According to their website, the Davidson Farmer's Market has a couple of promising dairy vendors who offer butter, milk, yogurt, sour cream, buttermilk, feta, mozzarella, and a variety of other delicious cheeses.  There is also a mushroom vendor and the possibility of greenhouse tomatoes!  I planned to visit this market last Saturday.  However, this time of year they are only open on the second and fourth Saturday of each month.

Having been burned by the non-local ingredients on my last cheese hunt, I am attempting to contact these vendors before I hit the Davidson Market this coming Saturday.  Assuming their products meet the 100 mile food criteria, I will channel my inner Tommy Lee Jones - you know, "a hard-target search of every gas station, residence, warehouse, farmhouse, henhouse, outhouse, and doghouse in that area..." or at least every dairy booth.  Armed with coolers, cash, and reusable bags, if there is dairy to be had, we'll have it by Sunday!

Saturday, February 4, 2012

Yes, We Have No Bananas

Indeed, we have no bananas.  Unfortunately for us, we also have no coffee, sugar, oranges, cinnamon, salt, bread, or cashews.  The list goes on and on, but you get the idea.  Truthfully, some of those things are still lurking in our pantry just feet from where I now sit writing this blog entry.  However, beginning next week, we will not be able to enjoy them - at least not if we are going to meet the challenge of 100 mile dining.  When journalists and partners Alisa Smith and J.B. MacKinnon pioneered the 100 mile diet experience, they allowed themselves the luxury of using any of the items still in their cupboards - a fact that my wife Joselle is quick to point out.  But they were eating within 100 miles of their home in Vancouver, B.C. for an entire year; our challenge is only six weeks long.  (Check out their book, Plenty: Eating Locally on the 100 Mile Diethere.)

Our timing could be better.  The dead of winter, even the mild winter climate change has blessed us with thus far, does not provide the variety our western palates crave.  To further complicate matters, I have some childhood trauma connected with root vegetables, a winter staple.  One word: rutabagas.  As vegetarians, North Carolina’s wealth of poultry and hog farms, and its abundance of grass-fed beef, will not help us.  And much of the produce that does grow here (like berries, peaches, watermelons, eggplants, green beans, and cucumbers) is not growing right now.  However, in order to include this six week experiment as part of my larger study of pro-environmental behavioral change, mid-February is as late as I dare to begin, because - and believe me when I tell you this - I want to graduate on time!

Of course, before I committed to this project, I did my homework.  After all I do not want for my wife, who is truly a good sport to support me in a variety of crazy whims, and me to starve.  It’s true that we could live off of our fat for a while, but who wants to do that!  In addition to a variety of farmers markets and the organic produce delivery service to which we already subscribe, I found plenty of dairy products and even a mill that works with regional growers of heirloom, organic grains.  I believed this would be a snap!  The single scariest aspect of the undertaking is that I will be doing all of the cooking for six weeks.  It’s not that I am a bad cook - when I do cook, the food is well received - it’s just that I rarely cook.  I am not efficient, skilled, or comfortable in the kitchen.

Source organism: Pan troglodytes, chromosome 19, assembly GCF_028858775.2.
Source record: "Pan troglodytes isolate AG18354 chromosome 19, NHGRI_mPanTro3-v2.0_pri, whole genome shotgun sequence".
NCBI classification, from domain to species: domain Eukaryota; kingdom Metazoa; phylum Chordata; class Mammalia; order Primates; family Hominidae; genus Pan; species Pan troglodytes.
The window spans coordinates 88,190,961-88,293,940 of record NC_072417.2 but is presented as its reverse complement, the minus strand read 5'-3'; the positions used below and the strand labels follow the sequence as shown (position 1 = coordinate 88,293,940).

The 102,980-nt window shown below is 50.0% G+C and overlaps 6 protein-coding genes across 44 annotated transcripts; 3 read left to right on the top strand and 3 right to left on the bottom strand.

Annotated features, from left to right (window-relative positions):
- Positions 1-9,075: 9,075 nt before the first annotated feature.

My plan started to unravel after a conversation with our organic produce delivery service.  Unlike a CSA, our service is not all local.  For example, they provide us with kiwis from New Zealand and citrus fruits from Florida.  However, they also provide locally grown produce like sweet potatoes and kale.  One reason we selected their service is that it is fully customizable, which means that for six weeks we can choose to opt out of long distance produce in favor of local options.  But, as it turns out, the local produce our service provides comes primarily from the extreme eastern part of the state, which is outside of our 100 mile radius.  See the map below.

Next we visited the Charlotte Regional Farmers Market, which is run by the State of North Carolina Department of Agriculture & Consumer Services.  The Charlotte Market, which is the largest in our area, is open year-round at least five days per week.  The challenge of the Charlotte Market is navigating through the prepared foods, produce distributors, and non-food booths (like soaps, plants and flowers) to find actual locally grown foods.  We found herbs, mushrooms, pecans, kale, sweet potatoes, and, yes, even rutabaga, as well as dried apple rings, dried tomato slices, and eggs.  Though this is a start, it is insufficient to feed us for six weeks.

The cheese we found came from "the North Carolina mountains," but the farmer who sold it to us did not make it and could not be more specific.  We also indulged in a jar of currant jelly made by a sweet lady from neighboring Gastonia.  Though the currants grow on her property, the jelly also contains sugar and pectin, which are not local.  Therefore, neither the jelly nor the cheese will qualify for our dining experiment.

Since no one at the Charlotte Market was selling dairy (other than goat cheese), we visited Earth Fare, a regional grocer similar to Whole Foods, in search of Ashe County Cheese.  Made in West Jefferson, NC since 1930, Ashe County Cheese is well within a 100 mile radius.  Happily, we found two varieties, North Carolina Cheddar with Caraway and North Carolina Pepper Jack.  Then I read the ingredients: pasteurized milk, cheese culture, salt, enzymes, and caraway or jalapeno peppers respectively.  SALT!  I have no idea if cheese culture, enzymes, caraway, or jalapeno peppers are local, but I know the salt is not.  Freak.  Perhaps I have made a horrible mistake...